Changing how we do business
Yet, a new set of international policy goals will not be enough. What is also in need of urgent change are the ways in which international and national partners do business to reduce conflict and fragility. A lot of work has been done recently (including by the World Bank, the International Dialogue on Peacebuilding and Statebuilding and the OECD) to identify key factors in the success or failure of international and national initiatives helping countries emerge from conflict. A challenging set of messages is emerging for aid actors, bilaterals, multilaterals and governments of fragile states alike, pointing as they do to a continuing gap between (inter)national policy and practice. They call for five major changes:
First, get to grips with the context. Understanding sources of fragility and conflict, how state and society interact and what interests and incentives look like, is critical. It helps define core challenges, priorities and what sort of change is feasible. Donors in particular often do not have the time, patience or resources to do this. The typical programme assessment on the basis of which amounts in the order of 20 million Euro can be spent, takes about 3 weeks. In Monrovia, leaders endorsed nationally-led assessments of the features and degrees of fragility as a basis for national strategies and plans. Such assessment would need to be endorsed by national and international partners so that sufficient inclusiveness and buy-in can be secured.
Second, focus on what works. International actors need to stop transferring political and institutional models from rich to poor countries. Building a centralized state in Afghanistan after centuries of decentralized governance is, for instance, unlikely to work. National actors need to acknowledge and nurture local forms of governance and service provision where these are legitimate and effective.
Third, prioritize. Objectives must focus on political settlements, security, justice, economic growth and revenue management – and be limited in number. Successful transitions are those that have focused on two or three strategic objectives at any given time. In particular national governments need to increase space, leadership and support for inclusive political dialogue to develop a national vision, manage conflict peacefully and build confidence. Country-level agreements (or compacts) between a government and its international partners can define joint priorities, targets, measures of progress and ways to manage risks
Fourth, international engagement needs to be long-term to contribute meaningfully to results. The World Bank recently demonstrated that it can take a good 20-40 years to move from fragility to resilience. Support must be of equal duration on the basis of a political relationship of trust, negotiation and frank criticism. Donors must stop flicking the on/off switch of aid when the next corruption scandal emerges. A more nuanced approach, and response, are needed. Clearly, partners in fragile states need to help make this possible through the quality of their leadership, policies and implementation.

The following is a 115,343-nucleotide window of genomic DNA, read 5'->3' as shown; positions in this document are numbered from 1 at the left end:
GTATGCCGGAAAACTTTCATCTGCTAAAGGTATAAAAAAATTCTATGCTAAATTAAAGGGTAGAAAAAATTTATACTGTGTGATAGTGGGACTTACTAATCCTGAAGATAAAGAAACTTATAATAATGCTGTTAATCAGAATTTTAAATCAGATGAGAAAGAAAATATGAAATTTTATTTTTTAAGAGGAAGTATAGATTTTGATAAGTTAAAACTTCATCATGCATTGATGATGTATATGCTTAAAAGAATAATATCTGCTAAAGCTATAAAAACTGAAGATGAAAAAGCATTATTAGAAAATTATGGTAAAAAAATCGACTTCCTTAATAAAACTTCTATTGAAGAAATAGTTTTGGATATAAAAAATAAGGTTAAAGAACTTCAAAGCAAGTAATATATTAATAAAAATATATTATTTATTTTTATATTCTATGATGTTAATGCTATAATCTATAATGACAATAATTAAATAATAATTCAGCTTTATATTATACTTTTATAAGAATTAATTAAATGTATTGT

Fifth, the global dimension of conflict and fragility must be better taken into account. Countries do not develop in isolation but face global opportunities and stresses. Competing objectives between international trade, development and security policies have a price that needs to be acknowledged. Fragile or ungoverned spaces can enable forces that operate with a global and violent agenda.
Implementing such responses will require leadership, rigour and courage. Three challenges stand out:
To start with, how can donors and multilaterals muster the resolve and leadership to gradually address this change agenda in the face of the current economic downturn and climate of populism in some countries? It will need courageous leaders with resolve to engage in domestic debate with parliaments and internationally with development partners. Fragile states must play their part as long-term commitments cannot come for free or without principles of partnership.
Second, how can g7+ countries build the capacity and vision in their often fragmented societies with fractured institutions? International partners can help with programmes, funds and expertise, but the direction and the drive need to come from within. The challenge (and opportunity) for the g7+ is to demonstrate it can give a common international voice to fragile states, and also support action for implementation.
Finally, practical implementation requires seasoned change agents, managers and leaders that want to work for feasible solutions. Details will matter more than rhetoric. Procurement and financial processes will need to change, new actors need to be involved and difficult, concrete discussions need to take place on risk, results and accountability. Implementation will also need a framework of joint accountability that is detailed, practical and that sets out the consequences of non-adherence.
In short, progress is being made to improve the international response to conflict and fragility. Yet it is only a promising beginning, as in Timor-Leste. With its increased security, stability and employment, it can cautiously start thinking about how to improve education, healthcare and how to further boost its economy and governance. If it is also bravely helping to lead the efforts of this international dialogue, this is to avoid others having to go through similar traumas.